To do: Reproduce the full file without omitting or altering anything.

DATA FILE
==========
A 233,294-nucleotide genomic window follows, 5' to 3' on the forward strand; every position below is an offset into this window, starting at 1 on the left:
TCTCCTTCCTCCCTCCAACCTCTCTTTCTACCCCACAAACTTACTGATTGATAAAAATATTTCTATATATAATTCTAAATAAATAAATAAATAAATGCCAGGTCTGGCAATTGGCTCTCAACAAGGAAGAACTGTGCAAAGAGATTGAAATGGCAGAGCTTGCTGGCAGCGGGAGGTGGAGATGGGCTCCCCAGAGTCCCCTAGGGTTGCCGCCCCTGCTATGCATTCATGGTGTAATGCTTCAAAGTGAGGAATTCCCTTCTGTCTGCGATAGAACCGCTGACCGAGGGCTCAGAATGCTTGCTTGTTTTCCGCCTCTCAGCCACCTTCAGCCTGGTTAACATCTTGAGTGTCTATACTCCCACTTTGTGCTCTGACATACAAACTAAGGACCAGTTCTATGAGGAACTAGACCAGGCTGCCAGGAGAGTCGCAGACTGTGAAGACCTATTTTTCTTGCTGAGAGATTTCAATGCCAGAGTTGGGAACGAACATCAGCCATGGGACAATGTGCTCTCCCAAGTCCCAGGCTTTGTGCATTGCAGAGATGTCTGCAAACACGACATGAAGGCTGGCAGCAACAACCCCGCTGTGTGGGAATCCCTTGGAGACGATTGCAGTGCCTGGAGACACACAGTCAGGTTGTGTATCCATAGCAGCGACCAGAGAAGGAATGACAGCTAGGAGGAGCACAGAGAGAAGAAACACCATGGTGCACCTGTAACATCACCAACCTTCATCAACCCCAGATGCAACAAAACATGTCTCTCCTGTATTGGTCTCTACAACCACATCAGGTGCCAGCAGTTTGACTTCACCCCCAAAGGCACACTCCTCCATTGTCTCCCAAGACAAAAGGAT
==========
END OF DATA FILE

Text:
A 233,294-nucleotide genomic window follows, 5' to 3' on the forward strand; every position below is an offset into this window, starting at 1 on the left:
TCTCCTTCCTCCCTCCAACCTCTCTTTCTACCCCACAAACTTACTGATTGATAAAAATATTTCTATATATAATTCTAAATAAATAAATAAATAAATGCCAGGTCTGGCAATTGGCTCTCAACAAGGAAGAACTGTGCAAAGAGATTGAAATGGCAGAGCTTGCTGGCAGCGGGAGGTGGAGATGGGCTCCCCAGAGTCCCCTAGGGTTGCCGCCCCTGCTATGCATTCATGGTGTAATGCTTCAAAGTGAGGAATTCCCTTCTGTCTGCGATAGAACCGCTGACCGAGGGCTCAGAATGCTTGCTTGTTTTCCGCCTCTCAGCCACCTTCAGCCTGGTTAACATCTTGAGTGTCTATACTCCCACTTTGTGCTCTGACATACAAACTAAGGACCAGTTCTATGAGGAACTAGACCAGGCTGCCAGGAGAGTCGCAGACTGTGAAGACCTATTTTTCTTGCTGAGAGATTTCAATGCCAGAGTTGGGAACGAACATCAGCCATGGGACAATGTGCTCTCCCAAGTCCCAGGCTTTGTGCATTGCAGAGATGTCTGCAAACACGACATGAAGGCTGGCAGCAACAACCCCGCTGTGTGGGAATCCCTTGGAGACGATTGCAGTGCCTGGAGACACACAGTCAGGTTGTGTATCCATAGCAGCGACCAGAGAAGGAATGACAGCTAGGAGGAGCACAGAGAGAAGAAACACCATGGTGCACCTGTAACATCACCAACCTTCATCAACCCCAGATGCAACAAAACATGTCTCTCCTGTATTGGTCTCTACAACCACATCAGGTGCCAGCAGTTTGACTTCACCCCCAAAGGCACACTCCTCCATTGTCTCCCAAGACAAAAGGAT